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Becoming a Force for Love

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The late US Representative John Lewis reflects on his time in the Civil Rights Movement and how his Christian faith is a force for love in this 1995 interview with Rev. John Dear.

What does a more just and equitable world truly look like? And how do we get there? This month our We Conspire series honors Black History Month by examining ways to be a force for love through action and contemplation. 

“In 1995, I spent an afternoon speaking with civil rights activist and Georgia Congressman John Lewis (1940–2020), one of the world’s greatest teachers and practitioners of nonviolence,” writes Nobel Peace prize nominee Rev. John Dear in the new issue of ONEING, biannual journal of the Center for Action and Contemplation. 

In his article, “Nonviolence Is Christian Love in Action: A Conversation with John Lewis,” two prolific nonviolence activists have a stirring conversation about power, privilege, and John Lewis’s experiences at Selma. 

“I happen to believe that God is love, that love is God. Hate is too much of a burden to bear. If you start hating, in the end, how are you going to decide who you are going to hate today and love tomorrow? The Christian doctrine of love and nonviolence is a way of life, not merely a tactic. Love in action, Christian love, is a better way, a more excellent way, and it’s more redemptive.” —John Lewis 

Drawing of a red flame

Click here to read the full interview with John Dear and John Lewis, and check out the fall 2022 issue of ONEING, featuring curated essays and critical perspectives from spiritual teachers, activists, and modern mystics on the topic of nonviolence.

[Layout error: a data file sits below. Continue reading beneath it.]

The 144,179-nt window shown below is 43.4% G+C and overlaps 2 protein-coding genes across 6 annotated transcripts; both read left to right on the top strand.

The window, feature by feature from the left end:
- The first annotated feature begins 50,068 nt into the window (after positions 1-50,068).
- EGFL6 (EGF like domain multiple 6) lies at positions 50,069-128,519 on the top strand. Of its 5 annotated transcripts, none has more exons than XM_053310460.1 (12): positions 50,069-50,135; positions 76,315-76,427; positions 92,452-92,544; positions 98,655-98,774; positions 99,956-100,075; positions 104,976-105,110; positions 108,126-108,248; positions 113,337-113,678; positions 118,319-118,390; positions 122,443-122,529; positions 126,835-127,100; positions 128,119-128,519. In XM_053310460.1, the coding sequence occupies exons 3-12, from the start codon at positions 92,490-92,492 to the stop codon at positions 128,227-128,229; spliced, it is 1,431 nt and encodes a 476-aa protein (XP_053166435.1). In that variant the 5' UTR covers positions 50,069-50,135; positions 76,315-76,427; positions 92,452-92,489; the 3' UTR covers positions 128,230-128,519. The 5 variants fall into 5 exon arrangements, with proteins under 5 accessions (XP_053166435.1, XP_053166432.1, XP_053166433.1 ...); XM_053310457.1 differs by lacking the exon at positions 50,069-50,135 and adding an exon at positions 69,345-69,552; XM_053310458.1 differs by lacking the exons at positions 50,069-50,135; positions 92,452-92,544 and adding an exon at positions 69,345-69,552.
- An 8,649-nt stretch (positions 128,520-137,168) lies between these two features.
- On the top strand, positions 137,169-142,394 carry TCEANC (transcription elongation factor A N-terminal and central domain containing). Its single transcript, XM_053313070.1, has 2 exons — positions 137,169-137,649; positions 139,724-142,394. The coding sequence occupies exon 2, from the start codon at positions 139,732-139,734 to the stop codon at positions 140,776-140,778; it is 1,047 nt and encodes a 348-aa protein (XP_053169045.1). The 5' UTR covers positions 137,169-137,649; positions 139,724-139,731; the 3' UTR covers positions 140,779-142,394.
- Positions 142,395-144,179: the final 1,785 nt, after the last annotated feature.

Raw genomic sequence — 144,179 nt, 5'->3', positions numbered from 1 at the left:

Reflect with Us 

In the interview John Lewis says, “love is the most powerful force in the universe—and somehow, some way, you have to live it.” Where do you see this powerful force at work in your community and how can you participate? Share your reflection with us. 

Rep. John Miles Lewis (1940–2020) was a civil rights activist who served in the US House of Representatives from 1987 until his death. The recipient of numerous awards, Lewis was in the vanguard of progressive social movements and human rights struggles for more than 40 years. During the height of the Civil Rights Movement, he led three marches across the Edmund Pettus Bridge in Selma, Alabama, which eventually led to the Voting Rights Act of 1965. 

The Rev. John Dear is a Roman Catholic priest, activist, lecturer, and the author of thirty-five books, including The Beatitudes of Peace, They Will Inherit the Earth, and Praise Be Peace: The Psalms of Peace and Nonviolence in a Time of War and Climate Change. Dear is the founder and director of the Beatitudes Center for the Nonviolent Jesus and has been nominated many times for the Nobel Peace Prize. 

We Conspire is a series from the Center for Action and Contemplation featuring wisdom and stories from the growing Christian contemplative movement. Sign up for the monthly email series and receive a free invitation to practice each month. 

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